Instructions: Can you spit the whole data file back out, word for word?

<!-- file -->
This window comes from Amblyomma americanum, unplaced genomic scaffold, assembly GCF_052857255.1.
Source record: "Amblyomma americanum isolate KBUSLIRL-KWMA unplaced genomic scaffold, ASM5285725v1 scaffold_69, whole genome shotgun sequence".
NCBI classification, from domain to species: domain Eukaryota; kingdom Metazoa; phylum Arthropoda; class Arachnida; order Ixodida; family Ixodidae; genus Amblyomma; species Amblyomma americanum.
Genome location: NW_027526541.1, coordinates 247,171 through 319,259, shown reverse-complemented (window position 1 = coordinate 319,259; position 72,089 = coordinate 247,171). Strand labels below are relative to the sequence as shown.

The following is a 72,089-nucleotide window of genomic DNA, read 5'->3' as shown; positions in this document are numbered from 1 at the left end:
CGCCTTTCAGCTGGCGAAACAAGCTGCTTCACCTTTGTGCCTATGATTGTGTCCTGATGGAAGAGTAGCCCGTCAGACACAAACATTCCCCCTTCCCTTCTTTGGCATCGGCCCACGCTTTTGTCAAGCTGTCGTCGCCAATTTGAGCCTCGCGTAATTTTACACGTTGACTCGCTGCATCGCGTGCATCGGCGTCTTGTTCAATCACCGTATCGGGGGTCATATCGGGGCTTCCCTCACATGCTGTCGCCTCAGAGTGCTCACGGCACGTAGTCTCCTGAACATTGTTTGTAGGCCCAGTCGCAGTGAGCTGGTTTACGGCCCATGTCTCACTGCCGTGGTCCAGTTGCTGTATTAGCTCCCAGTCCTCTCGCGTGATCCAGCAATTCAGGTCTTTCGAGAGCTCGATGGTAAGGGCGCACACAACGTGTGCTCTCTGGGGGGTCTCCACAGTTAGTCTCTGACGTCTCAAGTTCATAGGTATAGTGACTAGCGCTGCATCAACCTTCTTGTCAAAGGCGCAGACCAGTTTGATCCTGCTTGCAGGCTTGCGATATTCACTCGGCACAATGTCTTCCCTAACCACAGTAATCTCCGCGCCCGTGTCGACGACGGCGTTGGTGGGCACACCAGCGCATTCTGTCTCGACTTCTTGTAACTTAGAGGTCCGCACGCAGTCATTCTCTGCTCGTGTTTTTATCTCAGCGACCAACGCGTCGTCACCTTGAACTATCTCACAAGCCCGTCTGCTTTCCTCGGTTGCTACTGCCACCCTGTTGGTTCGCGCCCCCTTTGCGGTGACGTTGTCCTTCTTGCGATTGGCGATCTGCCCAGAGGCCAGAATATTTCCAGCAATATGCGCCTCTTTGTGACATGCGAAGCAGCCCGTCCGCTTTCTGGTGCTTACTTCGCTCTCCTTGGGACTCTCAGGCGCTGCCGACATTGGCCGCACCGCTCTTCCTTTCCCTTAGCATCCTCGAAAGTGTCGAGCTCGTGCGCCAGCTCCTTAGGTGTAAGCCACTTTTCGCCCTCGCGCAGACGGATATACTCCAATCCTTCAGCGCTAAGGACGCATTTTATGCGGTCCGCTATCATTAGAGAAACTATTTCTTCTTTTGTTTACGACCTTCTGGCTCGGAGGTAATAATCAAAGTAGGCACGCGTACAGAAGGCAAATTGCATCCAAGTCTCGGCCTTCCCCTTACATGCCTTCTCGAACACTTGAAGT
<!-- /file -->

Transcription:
This window comes from Amblyomma americanum, unplaced genomic scaffold, assembly GCF_052857255.1.
Source record: "Amblyomma americanum isolate KBUSLIRL-KWMA unplaced genomic scaffold, ASM5285725v1 scaffold_69, whole genome shotgun sequence".
NCBI classification, from domain to species: domain Eukaryota; kingdom Metazoa; phylum Arthropoda; class Arachnida; order Ixodida; family Ixodidae; genus Amblyomma; species Amblyomma americanum.
Genome location: NW_027526541.1, coordinates 247,171 through 319,259, shown reverse-complemented (window position 1 = coordinate 319,259; position 72,089 = coordinate 247,171). Strand labels below are relative to the sequence as shown.

The following is a 72,089-nucleotide window of genomic DNA, read 5'->3' as shown; positions in this document are numbered from 1 at the left end:
CGCCTTTCAGCTGGCGAAACAAGCTGCTTCACCTTTGTGCCTATGATTGTGTCCTGATGGAAGAGTAGCCCGTCAGACACAAACATTCCCCCTTCCCTTCTTTGGCATCGGCCCACGCTTTTGTCAAGCTGTCGTCGCCAATTTGAGCCTCGCGTAATTTTACACGTTGACTCGCTGCATCGCGTGCATCGGCGTCTTGTTCAATCACCGTATCGGGGGTCATATCGGGGCTTCCCTCACATGCTGTCGCCTCAGAGTGCTCACGGCACGTAGTCTCCTGAACATTGTTTGTAGGCCCAGTCGCAGTGAGCTGGTTTACGGCCCATGTCTCACTGCCGTGGTCCAGTTGCTGTATTAGCTCCCAGTCCTCTCGCGTGATCCAGCAATTCAGGTCTTTCGAGAGCTCGATGGTAAGGGCGCACACAACGTGTGCTCTCTGGGGGGTCTCCACAGTTAGTCTCTGACGTCTCAAGTTCATAGGTATAGTGACTAGCGCTGCATCAACCTTCTTGTCAAAGGCGCAGACCAGTTTGATCCTGCTTGCAGGCTTGCGATATTCACTCGGCACAATGTCTTCCCTAACCACAGTAATCTCCGCGCCCGTGTCGACGACGGCGTTGGTGGGCACACCAGCGCATTCTGTCTCGACTTCTTGTAACTTAGAGGTCCGCACGCAGTCATTCTCTGCTCGTGTTTTTATCTCAGCGACCAACGCGTCGTCACCTTGAACTATCTCACAAGCCCGTCTGCTTTCCTCGGTTGCTACTGCCACCCTGTTGGTTCGCGCCCCCTTTGCGGTGACGTTGTCCTTCTTGCGATTGGCGATCTGCCCAGAGGCCAGAATATTTCCAGCAATATGCGCCTCTTTGTGACATGCGAAGCAGCCCGTCCGCTTTCTGGTGCTTACTTCGCTCTCCTTGGGACTCTCAGGCGCTGCCGACATTGGCCGCACCGCTCTTCCTTTCCCTTAGCATCCTCGAAAGTGTCGAGCTCGTGCGCCAGCTCCTTAGGTGTAAGCCACTTTTCGCCCTCGCGCAGACGGATATACTCCAATCCTTCAGCGCTAAGGACGCATTTTATGCGGTCCGCTATCATTAGAGAAACTATTTCTTCTTTTGTTTACGACCTTCTGGCTCGGAGGTAATAATCAAAGTAGGCACGCGTACAGAAGGCAAATTGCATCCAAGTCTCGGCCTTCCCCTTACATGCCTTCTCGAACACTTGAAGT